TUSCANY IN SPRING: A PHOTOGUIDE



Ochre, terracotta and any existing shade of burnt sienna are the colours that come to mind when thinking of the famous rolling hills. However, for a few months each year, the Tuscan landscape doesn't look like something coming out of a pottery workshop, but like Ireland in summer. Minus the rain. And the Guinness. 









TUSCANY IN SPRING
It won't last though. Unless Tuscany's warm season is unusally wet like the incredibly rainy summer 2014, the landscape will look like this by the end of spring.

A glass of Vermentino wine in front of the the ocre colored Tuscan hills in July

WINTER NIGHT IN CINIGIANO: LOCAL FOOD AND A WARMING FIRE

Old lady holding a plate with polenta next to an open fire



All of Tuscany seems off-the-beaten path in winter and not even the Uffizi will boast the usual crowds and queues. So imagine how quiet things get in my Tuscan village, where American and Japanese tourists don't even come through in high season.

But one night every February, a barbecue is installed on Cinigiano's town square and the line in front of it will be longer than the one at the Vatican. Winter being cold in southern Tuscany too, lots of red wine will have to be drunk to warm up whilst watching the locals prepare the rivolti, an incredibly basic flour and water only pancake totally appropriate for the start of lent. But Cinigiano being Tuscan - and hence communist at heart - lent isn't taken too seriously, so expect plenty of wine, polenta and fried sausages.

CINIGIANO - NOTTE DEI RIVOLTI, WEDNESDAY FEBRUARY 17, 2015 

Dress warm and arrive early (before 7.30 pm) to avoid the polenta queue. Not here in winter? Visit Cinigiano and its Montecucco wines during the rest of the year. 

The foodie queue during the 'notte dei rivolti'

Rivolti in a frying pan on an outdoor winter night

Rivolti and polenta in the making

TUSCAN TRIP PLANNING




Looking for Tuscany related travel advice? Wondering when to visit, which city to spend an extra day in and what restaurant to avoid at all cost? Map It Out provides trip planning help for individual travelers and small groups, who plan to taste the best wine and dodge the worst meal. 

Some Siena or Florence tips are relevant for most visitors and can be easily found on the internet or right here on my blogs (how to skip the Uffizi queue again and which organic Brunello winery to visit) - other recommendations for your stay in Tuscany will depend on taste, age and interests of the traveler exploring our hills.

TRIP PLANNING HELP IN TUSCANY

For more local insight and 
info about Map It Out's expert advice for your Tuscan itinerary send Katja an email (more about me here). My tailor-made tips for recommended sights, winery visits and booking service of hands-on activities or guided tours during your holiday normally cost between 90€ and 150€ (depending on the size of group and type / amount of customized travel advice needed). Travel consulting is normally via email; as an alternative a skype call can be organized on request.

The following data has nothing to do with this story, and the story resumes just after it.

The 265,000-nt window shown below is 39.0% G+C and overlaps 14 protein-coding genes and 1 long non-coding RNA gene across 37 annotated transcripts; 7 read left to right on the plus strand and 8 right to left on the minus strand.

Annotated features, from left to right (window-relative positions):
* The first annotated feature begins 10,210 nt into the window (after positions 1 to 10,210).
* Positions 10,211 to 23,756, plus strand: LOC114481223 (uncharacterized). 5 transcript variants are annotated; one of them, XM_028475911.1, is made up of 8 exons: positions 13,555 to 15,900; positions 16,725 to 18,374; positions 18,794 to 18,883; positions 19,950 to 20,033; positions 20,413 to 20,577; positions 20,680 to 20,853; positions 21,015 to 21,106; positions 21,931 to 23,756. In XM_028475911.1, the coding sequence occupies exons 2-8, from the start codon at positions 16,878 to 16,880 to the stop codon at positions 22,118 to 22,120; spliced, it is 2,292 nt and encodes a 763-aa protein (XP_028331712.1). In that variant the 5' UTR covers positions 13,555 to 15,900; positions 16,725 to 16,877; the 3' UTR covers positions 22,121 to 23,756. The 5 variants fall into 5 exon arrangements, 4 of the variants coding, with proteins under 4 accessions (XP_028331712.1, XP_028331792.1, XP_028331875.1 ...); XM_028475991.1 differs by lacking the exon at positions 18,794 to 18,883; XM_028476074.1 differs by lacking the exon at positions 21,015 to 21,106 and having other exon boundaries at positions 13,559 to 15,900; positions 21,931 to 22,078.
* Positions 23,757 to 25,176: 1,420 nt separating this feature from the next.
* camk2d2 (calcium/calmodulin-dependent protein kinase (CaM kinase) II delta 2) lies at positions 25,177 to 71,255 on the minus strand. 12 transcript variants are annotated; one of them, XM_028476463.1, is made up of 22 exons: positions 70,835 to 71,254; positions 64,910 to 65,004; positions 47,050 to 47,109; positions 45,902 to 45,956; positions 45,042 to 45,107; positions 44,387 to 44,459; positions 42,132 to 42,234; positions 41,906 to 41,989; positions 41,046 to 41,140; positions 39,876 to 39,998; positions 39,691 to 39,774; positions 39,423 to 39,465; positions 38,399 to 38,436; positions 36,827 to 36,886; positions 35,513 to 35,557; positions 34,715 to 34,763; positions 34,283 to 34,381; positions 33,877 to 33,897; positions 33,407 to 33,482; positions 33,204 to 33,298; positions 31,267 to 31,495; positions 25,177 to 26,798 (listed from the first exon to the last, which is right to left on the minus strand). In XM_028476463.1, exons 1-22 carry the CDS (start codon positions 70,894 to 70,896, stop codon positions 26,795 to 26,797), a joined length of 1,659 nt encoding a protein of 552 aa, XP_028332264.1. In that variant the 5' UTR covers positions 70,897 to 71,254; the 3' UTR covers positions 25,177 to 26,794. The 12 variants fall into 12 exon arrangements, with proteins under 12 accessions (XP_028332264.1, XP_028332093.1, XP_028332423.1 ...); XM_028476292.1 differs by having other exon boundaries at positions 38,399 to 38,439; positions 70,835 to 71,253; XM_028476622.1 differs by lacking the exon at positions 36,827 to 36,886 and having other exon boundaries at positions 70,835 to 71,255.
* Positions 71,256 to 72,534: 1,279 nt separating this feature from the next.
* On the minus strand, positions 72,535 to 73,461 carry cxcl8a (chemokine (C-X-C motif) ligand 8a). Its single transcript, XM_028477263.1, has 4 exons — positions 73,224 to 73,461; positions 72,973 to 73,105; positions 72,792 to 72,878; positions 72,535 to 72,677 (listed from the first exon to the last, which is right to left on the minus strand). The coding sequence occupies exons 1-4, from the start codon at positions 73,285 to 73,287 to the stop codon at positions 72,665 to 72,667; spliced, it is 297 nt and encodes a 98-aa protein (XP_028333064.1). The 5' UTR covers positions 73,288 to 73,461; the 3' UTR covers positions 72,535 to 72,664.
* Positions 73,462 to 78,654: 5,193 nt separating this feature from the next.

Or just visit the Map It Out Instagram or Facebook stream, to consult my very own Best of Tuscany itinerary. My favorite days start in a Tuscan museum or with an off-the-beaten-path hike, lead to a good local meal accompanied by a fine glass of wine and end on a lonely beach.  

a DIY beach hut on the Alberese National park beach



SPECIAL EVENTS AND GUIDED TOURS FOR CHILDREN IN FLORENCE

Queues, overpriced gelato and queues again. Florence can be tiring. Let alone with kids. But exploring the Florentine Renaissance dream can also be lots of fun thanks to the many educative and inspiring guided tours - especially with kids. With a playful and less intellectualizing introduction to Italy's art, history and cultural heritage everybody has a better time, the adults too. 


The most knowledgeable person I turn to when planning a day in Florence with children is Molly McIlwrath. As a licensed tour guide with a five year old daughter she knows from first hand experience what will work for families traveling with kids, and - maybe even more importantly - what definitely won't. 

Florence artisan tour with Molly McIlwrath
Molly explaining the techniques in Luigi Mecocci's wood carving studio in Florence

Avid reader and creative mind at large, Molly is also involved in the planning of hands-on activities in some of Florence best museums and art schools (many of them are available in English thanks to the big expat community in town). 

One of my favorite upcoming treats is the children's art and food workshop during which kids produce a vegetable based self-portrait inspired by Arcimboldo's artwork and hopefully end up eating some if too. 

Most of Molly's private tours end in one of Florence artisan shops in the Oltrarno quarters. I'm planning to sign our family up for one this winter. Not as a threat to our children (three hours of Renaissance studies since you didn't tidy up your bedroom), but as a premium for good behavior - together with an ice cream at the great gelateria in piazza della Passera. Molly obviously knows about that one too and is more than happy to supply countless tips and addresses of Florence' best shops, restaurants, bars, museums and ice cream parlors to keep your family busy for days after the tour. 

CUSTOMIZED PRIVATE TOURS FOR FAMILIES IN FLORENCE
  • To book a tailor-made tour in Forence for families with kids send me an email
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